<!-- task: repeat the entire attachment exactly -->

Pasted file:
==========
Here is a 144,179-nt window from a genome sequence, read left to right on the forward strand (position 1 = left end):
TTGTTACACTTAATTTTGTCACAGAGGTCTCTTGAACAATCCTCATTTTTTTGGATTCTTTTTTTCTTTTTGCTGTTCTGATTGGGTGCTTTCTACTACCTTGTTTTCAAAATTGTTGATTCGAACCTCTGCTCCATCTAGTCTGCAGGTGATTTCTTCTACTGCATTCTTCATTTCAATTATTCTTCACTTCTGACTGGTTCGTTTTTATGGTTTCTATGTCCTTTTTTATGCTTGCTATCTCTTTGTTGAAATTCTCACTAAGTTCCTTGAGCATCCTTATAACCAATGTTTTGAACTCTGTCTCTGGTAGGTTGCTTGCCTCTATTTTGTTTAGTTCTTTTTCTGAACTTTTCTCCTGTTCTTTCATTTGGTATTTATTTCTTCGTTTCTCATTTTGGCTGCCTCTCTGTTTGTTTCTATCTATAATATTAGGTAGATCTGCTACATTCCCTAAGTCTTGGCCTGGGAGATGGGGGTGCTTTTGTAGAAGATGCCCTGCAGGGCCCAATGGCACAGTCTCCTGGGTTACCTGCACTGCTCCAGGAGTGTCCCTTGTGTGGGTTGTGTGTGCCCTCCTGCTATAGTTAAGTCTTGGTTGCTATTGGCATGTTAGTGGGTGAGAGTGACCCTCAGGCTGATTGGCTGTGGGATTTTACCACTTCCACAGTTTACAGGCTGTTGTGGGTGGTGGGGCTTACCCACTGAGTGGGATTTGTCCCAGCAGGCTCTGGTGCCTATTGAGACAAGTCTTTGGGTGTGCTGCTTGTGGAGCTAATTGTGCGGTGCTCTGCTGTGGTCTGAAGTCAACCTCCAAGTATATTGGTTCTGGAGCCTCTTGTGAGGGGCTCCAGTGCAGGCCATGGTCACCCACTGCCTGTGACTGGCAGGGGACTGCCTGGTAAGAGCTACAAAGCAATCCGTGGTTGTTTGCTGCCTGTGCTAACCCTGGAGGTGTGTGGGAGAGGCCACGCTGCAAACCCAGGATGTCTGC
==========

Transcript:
Here is a 144,179-nt window from a genome sequence, read left to right on the forward strand (position 1 = left end):
TTGTTACACTTAATTTTGTCACAGAGGTCTCTTGAACAATCCTCATTTTTTTGGATTCTTTTTTTCTTTTTGCTGTTCTGATTGGGTGCTTTCTACTACCTTGTTTTCAAAATTGTTGATTCGAACCTCTGCTCCATCTAGTCTGCAGGTGATTTCTTCTACTGCATTCTTCATTTCAATTATTCTTCACTTCTGACTGGTTCGTTTTTATGGTTTCTATGTCCTTTTTTATGCTTGCTATCTCTTTGTTGAAATTCTCACTAAGTTCCTTGAGCATCCTTATAACCAATGTTTTGAACTCTGTCTCTGGTAGGTTGCTTGCCTCTATTTTGTTTAGTTCTTTTTCTGAACTTTTCTCCTGTTCTTTCATTTGGTATTTATTTCTTCGTTTCTCATTTTGGCTGCCTCTCTGTTTGTTTCTATCTATAATATTAGGTAGATCTGCTACATTCCCTAAGTCTTGGCCTGGGAGATGGGGGTGCTTTTGTAGAAGATGCCCTGCAGGGCCCAATGGCACAGTCTCCTGGGTTACCTGCACTGCTCCAGGAGTGTCCCTTGTGTGGGTTGTGTGTGCCCTCCTGCTATAGTTAAGTCTTGGTTGCTATTGGCATGTTAGTGGGTGAGAGTGACCCTCAGGCTGATTGGCTGTGGGATTTTACCACTTCCACAGTTTACAGGCTGTTGTGGGTGGTGGGGCTTACCCACTGAGTGGGATTTGTCCCAGCAGGCTCTGGTGCCTATTGAGACAAGTCTTTGGGTGTGCTGCTTGTGGAGCTAATTGTGCGGTGCTCTGCTGTGGTCTGAAGTCAACCTCCAAGTATATTGGTTCTGGAGCCTCTTGTGAGGGGCTCCAGTGCAGGCCATGGTCACCCACTGCCTGTGACTGGCAGGGGACTGCCTGGTAAGAGCTACAAAGCAATCCGTGGTTGTTTGCTGCCTGTGCTAACCCTGGAGGTGTGTGGGAGAGGCCACGCTGCAAACCCAGGATGTCTGC